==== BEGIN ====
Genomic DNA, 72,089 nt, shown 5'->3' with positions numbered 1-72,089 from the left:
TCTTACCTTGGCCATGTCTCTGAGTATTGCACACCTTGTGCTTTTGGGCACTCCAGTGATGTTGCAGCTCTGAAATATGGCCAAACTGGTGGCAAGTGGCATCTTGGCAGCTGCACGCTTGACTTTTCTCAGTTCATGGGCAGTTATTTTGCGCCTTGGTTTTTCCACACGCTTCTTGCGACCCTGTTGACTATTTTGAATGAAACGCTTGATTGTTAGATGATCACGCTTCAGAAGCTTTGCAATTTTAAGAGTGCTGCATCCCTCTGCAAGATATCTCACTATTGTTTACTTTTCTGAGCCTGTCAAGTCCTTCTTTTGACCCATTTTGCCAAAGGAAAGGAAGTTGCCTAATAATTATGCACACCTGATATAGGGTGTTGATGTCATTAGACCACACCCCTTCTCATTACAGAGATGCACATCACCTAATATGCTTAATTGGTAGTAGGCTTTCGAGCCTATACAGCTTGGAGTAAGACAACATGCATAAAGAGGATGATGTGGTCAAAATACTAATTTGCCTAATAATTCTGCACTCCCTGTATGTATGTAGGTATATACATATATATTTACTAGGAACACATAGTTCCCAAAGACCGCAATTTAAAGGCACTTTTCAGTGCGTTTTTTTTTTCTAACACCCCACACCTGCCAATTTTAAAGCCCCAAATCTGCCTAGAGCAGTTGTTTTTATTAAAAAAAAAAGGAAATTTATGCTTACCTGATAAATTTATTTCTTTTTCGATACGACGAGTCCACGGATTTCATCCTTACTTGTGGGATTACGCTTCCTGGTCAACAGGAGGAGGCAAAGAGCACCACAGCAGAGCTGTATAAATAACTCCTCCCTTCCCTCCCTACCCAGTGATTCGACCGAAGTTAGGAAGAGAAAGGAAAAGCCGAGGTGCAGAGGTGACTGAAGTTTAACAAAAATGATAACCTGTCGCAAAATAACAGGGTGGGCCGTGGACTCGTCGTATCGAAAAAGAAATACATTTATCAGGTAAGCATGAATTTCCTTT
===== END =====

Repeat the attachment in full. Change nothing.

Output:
Genomic DNA, 72,089 nt, shown 5'->3' with positions numbered 1-72,089 from the left:
TCTTACCTTGGCCATGTCTCTGAGTATTGCACACCTTGTGCTTTTGGGCACTCCAGTGATGTTGCAGCTCTGAAATATGGCCAAACTGGTGGCAAGTGGCATCTTGGCAGCTGCACGCTTGACTTTTCTCAGTTCATGGGCAGTTATTTTGCGCCTTGGTTTTTCCACACGCTTCTTGCGACCCTGTTGACTATTTTGAATGAAACGCTTGATTGTTAGATGATCACGCTTCAGAAGCTTTGCAATTTTAAGAGTGCTGCATCCCTCTGCAAGATATCTCACTATTGTTTACTTTTCTGAGCCTGTCAAGTCCTTCTTTTGACCCATTTTGCCAAAGGAAAGGAAGTTGCCTAATAATTATGCACACCTGATATAGGGTGTTGATGTCATTAGACCACACCCCTTCTCATTACAGAGATGCACATCACCTAATATGCTTAATTGGTAGTAGGCTTTCGAGCCTATACAGCTTGGAGTAAGACAACATGCATAAAGAGGATGATGTGGTCAAAATACTAATTTGCCTAATAATTCTGCACTCCCTGTATGTATGTAGGTATATACATATATATTTACTAGGAACACATAGTTCCCAAAGACCGCAATTTAAAGGCACTTTTCAGTGCGTTTTTTTTTTCTAACACCCCACACCTGCCAATTTTAAAGCCCCAAATCTGCCTAGAGCAGTTGTTTTTATTAAAAAAAAAAGGAAATTTATGCTTACCTGATAAATTTATTTCTTTTTCGATACGACGAGTCCACGGATTTCATCCTTACTTGTGGGATTACGCTTCCTGGTCAACAGGAGGAGGCAAAGAGCACCACAGCAGAGCTGTATAAATAACTCCTCCCTTCCCTCCCTACCCAGTGATTCGACCGAAGTTAGGAAGAGAAAGGAAAAGCCGAGGTGCAGAGGTGACTGAAGTTTAACAAAAATGATAACCTGTCGCAAAATAACAGGGTGGGCCGTGGACTCGTCGTATCGAAAAAGAAATACATTTATCAGGTAAGCATGAATTTCCTTT